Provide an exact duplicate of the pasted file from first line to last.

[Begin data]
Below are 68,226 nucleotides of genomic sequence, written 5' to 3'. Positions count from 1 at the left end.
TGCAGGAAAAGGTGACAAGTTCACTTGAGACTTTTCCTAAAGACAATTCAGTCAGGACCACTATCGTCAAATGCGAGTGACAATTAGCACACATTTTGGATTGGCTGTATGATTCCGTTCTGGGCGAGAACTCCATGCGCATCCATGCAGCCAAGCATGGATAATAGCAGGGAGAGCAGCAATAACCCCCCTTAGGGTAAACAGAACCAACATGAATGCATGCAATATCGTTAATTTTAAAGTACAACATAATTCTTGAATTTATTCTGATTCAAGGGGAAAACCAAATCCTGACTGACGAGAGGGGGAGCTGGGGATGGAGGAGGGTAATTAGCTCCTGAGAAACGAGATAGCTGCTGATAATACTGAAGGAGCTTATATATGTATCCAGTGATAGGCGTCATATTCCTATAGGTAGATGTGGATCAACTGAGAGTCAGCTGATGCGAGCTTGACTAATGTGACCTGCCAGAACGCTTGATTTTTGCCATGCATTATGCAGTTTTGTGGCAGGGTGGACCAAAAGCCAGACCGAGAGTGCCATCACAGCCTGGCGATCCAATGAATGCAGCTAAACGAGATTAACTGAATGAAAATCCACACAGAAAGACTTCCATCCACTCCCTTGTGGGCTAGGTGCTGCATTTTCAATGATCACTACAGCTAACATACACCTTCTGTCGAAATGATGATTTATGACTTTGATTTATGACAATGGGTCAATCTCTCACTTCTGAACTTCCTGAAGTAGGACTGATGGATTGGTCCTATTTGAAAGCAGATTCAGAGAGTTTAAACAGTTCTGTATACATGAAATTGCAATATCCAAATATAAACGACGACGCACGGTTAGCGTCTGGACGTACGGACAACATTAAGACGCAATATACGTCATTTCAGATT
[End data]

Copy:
Below are 68,226 nucleotides of genomic sequence, written 5' to 3'. Positions count from 1 at the left end.
TGCAGGAAAAGGTGACAAGTTCACTTGAGACTTTTCCTAAAGACAATTCAGTCAGGACCACTATCGTCAAATGCGAGTGACAATTAGCACACATTTTGGATTGGCTGTATGATTCCGTTCTGGGCGAGAACTCCATGCGCATCCATGCAGCCAAGCATGGATAATAGCAGGGAGAGCAGCAATAACCCCCCTTAGGGTAAACAGAACCAACATGAATGCATGCAATATCGTTAATTTTAAAGTACAACATAATTCTTGAATTTATTCTGATTCAAGGGGAAAACCAAATCCTGACTGACGAGAGGGGGAGCTGGGGATGGAGGAGGGTAATTAGCTCCTGAGAAACGAGATAGCTGCTGATAATACTGAAGGAGCTTATATATGTATCCAGTGATAGGCGTCATATTCCTATAGGTAGATGTGGATCAACTGAGAGTCAGCTGATGCGAGCTTGACTAATGTGACCTGCCAGAACGCTTGATTTTTGCCATGCATTATGCAGTTTTGTGGCAGGGTGGACCAAAAGCCAGACCGAGAGTGCCATCACAGCCTGGCGATCCAATGAATGCAGCTAAACGAGATTAACTGAATGAAAATCCACACAGAAAGACTTCCATCCACTCCCTTGTGGGCTAGGTGCTGCATTTTCAATGATCACTACAGCTAACATACACCTTCTGTCGAAATGATGATTTATGACTTTGATTTATGACAATGGGTCAATCTCTCACTTCTGAACTTCCTGAAGTAGGACTGATGGATTGGTCCTATTTGAAAGCAGATTCAGAGAGTTTAAACAGTTCTGTATACATGAAATTGCAATATCCAAATATAAACGACGACGCACGGTTAGCGTCTGGACGTACGGACAACATTAAGACGCAATATACGTCATTTCAGATT